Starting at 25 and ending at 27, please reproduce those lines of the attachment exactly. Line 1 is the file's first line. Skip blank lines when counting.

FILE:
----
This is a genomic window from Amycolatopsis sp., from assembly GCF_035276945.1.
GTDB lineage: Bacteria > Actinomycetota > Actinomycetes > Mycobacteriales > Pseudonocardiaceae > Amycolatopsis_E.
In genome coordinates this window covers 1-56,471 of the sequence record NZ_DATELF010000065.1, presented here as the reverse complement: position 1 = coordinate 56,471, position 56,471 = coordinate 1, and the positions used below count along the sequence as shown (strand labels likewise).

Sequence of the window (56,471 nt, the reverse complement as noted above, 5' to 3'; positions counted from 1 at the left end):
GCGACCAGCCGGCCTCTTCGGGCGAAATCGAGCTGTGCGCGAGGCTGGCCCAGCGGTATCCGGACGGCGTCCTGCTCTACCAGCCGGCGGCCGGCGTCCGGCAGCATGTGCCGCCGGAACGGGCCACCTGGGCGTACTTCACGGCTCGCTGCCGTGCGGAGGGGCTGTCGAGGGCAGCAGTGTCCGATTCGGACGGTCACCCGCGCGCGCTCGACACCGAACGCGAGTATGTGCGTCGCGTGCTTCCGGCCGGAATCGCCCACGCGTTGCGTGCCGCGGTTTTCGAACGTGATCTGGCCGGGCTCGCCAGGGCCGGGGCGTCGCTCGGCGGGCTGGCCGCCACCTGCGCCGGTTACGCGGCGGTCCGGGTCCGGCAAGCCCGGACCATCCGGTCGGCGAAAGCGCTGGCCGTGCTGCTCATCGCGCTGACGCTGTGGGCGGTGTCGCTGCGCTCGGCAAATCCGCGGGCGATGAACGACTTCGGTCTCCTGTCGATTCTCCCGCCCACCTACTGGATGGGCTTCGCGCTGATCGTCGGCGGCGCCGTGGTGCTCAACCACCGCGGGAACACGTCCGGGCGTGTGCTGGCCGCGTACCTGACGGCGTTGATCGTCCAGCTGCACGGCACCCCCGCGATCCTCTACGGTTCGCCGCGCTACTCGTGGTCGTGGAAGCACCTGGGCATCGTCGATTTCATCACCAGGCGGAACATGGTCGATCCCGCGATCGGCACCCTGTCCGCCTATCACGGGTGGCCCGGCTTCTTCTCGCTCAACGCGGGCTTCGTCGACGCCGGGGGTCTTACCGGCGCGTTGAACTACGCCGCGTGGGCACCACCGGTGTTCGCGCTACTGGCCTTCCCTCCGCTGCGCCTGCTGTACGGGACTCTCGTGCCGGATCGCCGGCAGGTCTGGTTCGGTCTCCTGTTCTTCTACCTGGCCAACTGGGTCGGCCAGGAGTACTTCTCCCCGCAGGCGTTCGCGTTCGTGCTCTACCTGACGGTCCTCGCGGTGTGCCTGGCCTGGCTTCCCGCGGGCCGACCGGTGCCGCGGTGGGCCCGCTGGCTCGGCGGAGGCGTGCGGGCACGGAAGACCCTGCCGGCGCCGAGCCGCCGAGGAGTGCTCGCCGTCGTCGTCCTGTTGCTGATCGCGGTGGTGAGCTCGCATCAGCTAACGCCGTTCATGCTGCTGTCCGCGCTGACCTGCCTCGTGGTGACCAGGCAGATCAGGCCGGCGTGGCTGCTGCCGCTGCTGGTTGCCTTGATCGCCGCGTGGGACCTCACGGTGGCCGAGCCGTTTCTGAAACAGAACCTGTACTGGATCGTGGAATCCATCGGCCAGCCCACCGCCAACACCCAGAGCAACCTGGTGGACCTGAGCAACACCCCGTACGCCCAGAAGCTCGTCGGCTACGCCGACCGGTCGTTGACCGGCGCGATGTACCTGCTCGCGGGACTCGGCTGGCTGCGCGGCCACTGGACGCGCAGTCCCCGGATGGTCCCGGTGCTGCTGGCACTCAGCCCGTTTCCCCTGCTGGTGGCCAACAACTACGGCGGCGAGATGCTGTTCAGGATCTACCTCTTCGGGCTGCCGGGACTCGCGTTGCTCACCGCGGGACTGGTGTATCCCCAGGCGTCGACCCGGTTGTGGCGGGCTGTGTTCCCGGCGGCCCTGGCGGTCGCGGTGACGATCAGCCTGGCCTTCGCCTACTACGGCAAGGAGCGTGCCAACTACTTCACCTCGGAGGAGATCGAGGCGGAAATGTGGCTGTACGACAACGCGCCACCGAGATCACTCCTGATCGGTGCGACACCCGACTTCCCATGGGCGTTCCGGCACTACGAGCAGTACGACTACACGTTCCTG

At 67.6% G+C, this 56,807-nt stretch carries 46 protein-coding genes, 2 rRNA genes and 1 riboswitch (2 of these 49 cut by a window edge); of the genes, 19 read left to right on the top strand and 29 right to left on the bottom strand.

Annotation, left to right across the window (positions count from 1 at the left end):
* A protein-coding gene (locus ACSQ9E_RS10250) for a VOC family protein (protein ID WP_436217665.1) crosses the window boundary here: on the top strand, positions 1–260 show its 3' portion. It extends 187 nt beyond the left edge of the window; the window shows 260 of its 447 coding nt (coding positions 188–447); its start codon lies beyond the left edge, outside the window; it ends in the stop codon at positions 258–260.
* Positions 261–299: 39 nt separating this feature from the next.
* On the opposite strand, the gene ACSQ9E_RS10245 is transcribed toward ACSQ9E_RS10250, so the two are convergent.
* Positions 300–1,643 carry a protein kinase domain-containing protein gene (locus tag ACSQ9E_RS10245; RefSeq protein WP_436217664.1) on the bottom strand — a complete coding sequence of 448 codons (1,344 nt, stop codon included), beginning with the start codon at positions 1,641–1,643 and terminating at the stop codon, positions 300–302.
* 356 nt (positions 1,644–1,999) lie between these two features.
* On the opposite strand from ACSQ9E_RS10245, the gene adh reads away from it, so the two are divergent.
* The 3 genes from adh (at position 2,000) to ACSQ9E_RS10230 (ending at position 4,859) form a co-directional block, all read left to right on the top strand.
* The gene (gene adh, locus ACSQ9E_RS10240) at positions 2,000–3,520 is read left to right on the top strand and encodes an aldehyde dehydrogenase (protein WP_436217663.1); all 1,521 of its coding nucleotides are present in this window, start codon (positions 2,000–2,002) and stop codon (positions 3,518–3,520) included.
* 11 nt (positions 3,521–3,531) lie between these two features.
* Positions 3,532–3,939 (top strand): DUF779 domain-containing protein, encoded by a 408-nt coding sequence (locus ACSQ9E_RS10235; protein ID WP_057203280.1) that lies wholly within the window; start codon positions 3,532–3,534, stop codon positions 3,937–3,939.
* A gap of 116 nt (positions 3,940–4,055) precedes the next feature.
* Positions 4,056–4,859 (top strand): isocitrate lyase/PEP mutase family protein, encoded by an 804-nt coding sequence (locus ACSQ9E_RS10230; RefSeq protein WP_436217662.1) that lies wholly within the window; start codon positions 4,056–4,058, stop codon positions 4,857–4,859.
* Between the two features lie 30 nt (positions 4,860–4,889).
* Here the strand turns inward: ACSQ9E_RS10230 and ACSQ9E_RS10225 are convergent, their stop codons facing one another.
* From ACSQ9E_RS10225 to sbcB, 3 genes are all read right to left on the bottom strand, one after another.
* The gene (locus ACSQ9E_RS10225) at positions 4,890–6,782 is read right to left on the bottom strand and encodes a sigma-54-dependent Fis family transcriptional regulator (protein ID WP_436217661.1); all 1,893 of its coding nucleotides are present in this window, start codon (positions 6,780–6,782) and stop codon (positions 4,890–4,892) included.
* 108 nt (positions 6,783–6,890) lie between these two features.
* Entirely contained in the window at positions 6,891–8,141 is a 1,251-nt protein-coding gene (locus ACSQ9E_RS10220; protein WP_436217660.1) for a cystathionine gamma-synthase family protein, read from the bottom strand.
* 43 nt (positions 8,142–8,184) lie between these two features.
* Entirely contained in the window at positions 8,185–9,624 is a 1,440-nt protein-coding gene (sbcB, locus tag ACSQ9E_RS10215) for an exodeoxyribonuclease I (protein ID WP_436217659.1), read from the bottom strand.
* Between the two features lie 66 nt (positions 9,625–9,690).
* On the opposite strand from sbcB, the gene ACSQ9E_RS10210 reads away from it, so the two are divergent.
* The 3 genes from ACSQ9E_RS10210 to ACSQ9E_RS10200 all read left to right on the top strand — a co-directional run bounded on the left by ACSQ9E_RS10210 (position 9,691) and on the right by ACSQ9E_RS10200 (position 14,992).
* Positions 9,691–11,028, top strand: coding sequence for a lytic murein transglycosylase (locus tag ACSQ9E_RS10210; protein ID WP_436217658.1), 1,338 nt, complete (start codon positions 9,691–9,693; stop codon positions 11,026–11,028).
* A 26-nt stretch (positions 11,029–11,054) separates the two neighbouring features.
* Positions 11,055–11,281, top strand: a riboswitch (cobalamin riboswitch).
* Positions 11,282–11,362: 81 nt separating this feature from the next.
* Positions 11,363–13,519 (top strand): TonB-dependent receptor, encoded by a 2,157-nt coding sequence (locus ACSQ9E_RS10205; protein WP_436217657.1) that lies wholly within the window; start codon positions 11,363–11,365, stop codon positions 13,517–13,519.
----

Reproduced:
* Entirely contained in the window at positions 6,891–8,141 is a 1,251-nt protein-coding gene (locus ACSQ9E_RS10220; protein WP_436217660.1) for a cystathionine gamma-synthase family protein, read from the bottom strand.
* 43 nt (positions 8,142–8,184) lie between these two features.
* Entirely contained in the window at positions 8,185–9,624 is a 1,440-nt protein-coding gene (sbcB, locus tag ACSQ9E_RS10215) for an exodeoxyribonuclease I (protein ID WP_436217659.1), read from the bottom strand.